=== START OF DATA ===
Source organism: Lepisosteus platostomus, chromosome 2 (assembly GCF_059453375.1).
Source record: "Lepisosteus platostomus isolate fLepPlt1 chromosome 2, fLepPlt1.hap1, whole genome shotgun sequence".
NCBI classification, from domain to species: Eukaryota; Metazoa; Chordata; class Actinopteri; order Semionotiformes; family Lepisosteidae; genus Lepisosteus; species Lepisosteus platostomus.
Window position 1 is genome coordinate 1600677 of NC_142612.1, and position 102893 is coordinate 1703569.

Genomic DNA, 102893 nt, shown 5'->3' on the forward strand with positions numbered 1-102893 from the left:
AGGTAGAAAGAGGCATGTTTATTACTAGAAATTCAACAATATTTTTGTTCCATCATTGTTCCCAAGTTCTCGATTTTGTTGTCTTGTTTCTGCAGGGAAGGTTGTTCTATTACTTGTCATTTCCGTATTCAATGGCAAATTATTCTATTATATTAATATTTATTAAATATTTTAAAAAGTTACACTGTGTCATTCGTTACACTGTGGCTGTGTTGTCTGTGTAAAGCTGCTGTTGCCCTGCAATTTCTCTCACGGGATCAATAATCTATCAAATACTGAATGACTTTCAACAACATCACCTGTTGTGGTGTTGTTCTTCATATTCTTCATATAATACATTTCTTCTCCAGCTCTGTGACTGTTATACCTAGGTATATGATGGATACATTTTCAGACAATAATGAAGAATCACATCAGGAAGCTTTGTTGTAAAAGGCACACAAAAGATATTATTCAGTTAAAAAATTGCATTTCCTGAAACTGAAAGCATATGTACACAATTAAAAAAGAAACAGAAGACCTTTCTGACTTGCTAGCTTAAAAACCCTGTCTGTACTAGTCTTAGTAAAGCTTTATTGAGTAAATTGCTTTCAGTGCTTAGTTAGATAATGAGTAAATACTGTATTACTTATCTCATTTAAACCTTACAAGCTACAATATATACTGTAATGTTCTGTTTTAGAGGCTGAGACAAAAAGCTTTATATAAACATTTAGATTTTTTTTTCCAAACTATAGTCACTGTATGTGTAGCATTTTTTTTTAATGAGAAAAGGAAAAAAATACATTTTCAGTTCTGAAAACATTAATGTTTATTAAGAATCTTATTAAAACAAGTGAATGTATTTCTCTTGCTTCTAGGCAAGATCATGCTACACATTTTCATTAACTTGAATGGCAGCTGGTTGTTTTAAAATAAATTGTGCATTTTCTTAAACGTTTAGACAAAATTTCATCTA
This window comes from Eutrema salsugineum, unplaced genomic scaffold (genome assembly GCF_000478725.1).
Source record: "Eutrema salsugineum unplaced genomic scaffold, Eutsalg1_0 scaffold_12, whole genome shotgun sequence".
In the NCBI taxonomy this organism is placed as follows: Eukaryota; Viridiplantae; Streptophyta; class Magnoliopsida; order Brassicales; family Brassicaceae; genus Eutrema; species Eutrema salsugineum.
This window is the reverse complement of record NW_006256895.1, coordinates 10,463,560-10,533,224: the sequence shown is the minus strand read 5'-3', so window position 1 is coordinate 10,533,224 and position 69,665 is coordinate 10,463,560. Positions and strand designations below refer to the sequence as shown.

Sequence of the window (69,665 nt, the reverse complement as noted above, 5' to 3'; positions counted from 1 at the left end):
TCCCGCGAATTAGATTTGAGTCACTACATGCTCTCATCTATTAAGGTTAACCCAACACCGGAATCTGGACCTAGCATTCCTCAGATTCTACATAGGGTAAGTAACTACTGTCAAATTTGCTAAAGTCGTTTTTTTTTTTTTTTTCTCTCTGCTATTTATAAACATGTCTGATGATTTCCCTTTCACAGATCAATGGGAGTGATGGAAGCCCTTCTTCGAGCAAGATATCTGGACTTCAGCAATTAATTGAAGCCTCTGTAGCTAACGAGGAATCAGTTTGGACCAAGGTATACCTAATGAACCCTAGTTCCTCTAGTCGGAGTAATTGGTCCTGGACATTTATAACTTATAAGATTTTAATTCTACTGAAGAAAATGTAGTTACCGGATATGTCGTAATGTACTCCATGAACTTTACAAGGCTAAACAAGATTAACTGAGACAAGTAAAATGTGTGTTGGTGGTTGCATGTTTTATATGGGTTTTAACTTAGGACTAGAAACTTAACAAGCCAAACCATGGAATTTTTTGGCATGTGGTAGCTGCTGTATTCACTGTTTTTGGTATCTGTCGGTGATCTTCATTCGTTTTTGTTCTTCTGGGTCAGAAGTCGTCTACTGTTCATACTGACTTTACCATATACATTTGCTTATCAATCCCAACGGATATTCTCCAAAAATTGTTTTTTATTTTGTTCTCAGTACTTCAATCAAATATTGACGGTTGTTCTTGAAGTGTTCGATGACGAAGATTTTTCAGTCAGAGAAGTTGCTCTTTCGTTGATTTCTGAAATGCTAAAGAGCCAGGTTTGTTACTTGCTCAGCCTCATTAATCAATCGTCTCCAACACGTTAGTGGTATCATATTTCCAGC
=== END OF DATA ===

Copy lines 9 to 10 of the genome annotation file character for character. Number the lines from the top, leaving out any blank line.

In the NCBI taxonomy this organism is placed as follows: Eukaryota; Viridiplantae; Streptophyta; class Magnoliopsida; order Brassicales; family Brassicaceae; genus Eutrema; species Eutrema salsugineum.
This window is the reverse complement of record NW_006256895.1, coordinates 10,463,560-10,533,224: the sequence shown is the minus strand read 5'-3', so window position 1 is coordinate 10,533,224 and position 69,665 is coordinate 10,463,560. Positions and strand designations below refer to the sequence as shown.